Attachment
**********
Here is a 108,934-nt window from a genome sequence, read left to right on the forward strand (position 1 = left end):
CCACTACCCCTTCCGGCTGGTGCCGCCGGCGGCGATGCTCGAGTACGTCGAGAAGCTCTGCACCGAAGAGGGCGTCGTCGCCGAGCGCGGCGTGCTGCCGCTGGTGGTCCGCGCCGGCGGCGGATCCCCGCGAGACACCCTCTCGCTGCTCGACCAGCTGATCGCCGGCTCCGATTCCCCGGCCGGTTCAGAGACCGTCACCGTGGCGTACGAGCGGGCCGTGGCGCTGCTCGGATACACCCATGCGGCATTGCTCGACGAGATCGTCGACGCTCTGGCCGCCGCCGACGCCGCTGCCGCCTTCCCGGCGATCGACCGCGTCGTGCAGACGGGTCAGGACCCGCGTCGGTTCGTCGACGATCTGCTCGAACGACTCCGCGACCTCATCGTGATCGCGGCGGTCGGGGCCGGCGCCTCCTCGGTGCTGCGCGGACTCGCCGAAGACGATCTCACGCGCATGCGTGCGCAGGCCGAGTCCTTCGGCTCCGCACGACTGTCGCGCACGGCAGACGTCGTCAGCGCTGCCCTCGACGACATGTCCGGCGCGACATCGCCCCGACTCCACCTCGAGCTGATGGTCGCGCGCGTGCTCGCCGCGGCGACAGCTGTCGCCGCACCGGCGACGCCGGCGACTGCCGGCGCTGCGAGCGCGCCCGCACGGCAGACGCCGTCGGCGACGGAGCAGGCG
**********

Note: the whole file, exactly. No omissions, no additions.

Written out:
Here is a 108,934-nt window from a genome sequence, read left to right on the forward strand (position 1 = left end):
CCACTACCCCTTCCGGCTGGTGCCGCCGGCGGCGATGCTCGAGTACGTCGAGAAGCTCTGCACCGAAGAGGGCGTCGTCGCCGAGCGCGGCGTGCTGCCGCTGGTGGTCCGCGCCGGCGGCGGATCCCCGCGAGACACCCTCTCGCTGCTCGACCAGCTGATCGCCGGCTCCGATTCCCCGGCCGGTTCAGAGACCGTCACCGTGGCGTACGAGCGGGCCGTGGCGCTGCTCGGATACACCCATGCGGCATTGCTCGACGAGATCGTCGACGCTCTGGCCGCCGCCGACGCCGCTGCCGCCTTCCCGGCGATCGACCGCGTCGTGCAGACGGGTCAGGACCCGCGTCGGTTCGTCGACGATCTGCTCGAACGACTCCGCGACCTCATCGTGATCGCGGCGGTCGGGGCCGGCGCCTCCTCGGTGCTGCGCGGACTCGCCGAAGACGATCTCACGCGCATGCGTGCGCAGGCCGAGTCCTTCGGCTCCGCACGACTGTCGCGCACGGCAGACGTCGTCAGCGCTGCCCTCGACGACATGTCCGGCGCGACATCGCCCCGACTCCACCTCGAGCTGATGGTCGCGCGCGTGCTCGCCGCGGCGACAGCTGTCGCCGCACCGGCGACGCCGGCGACTGCCGGCGCTGCGAGCGCGCCCGCACGGCAGACGCCGTCGGCGACGGAGCAGGCG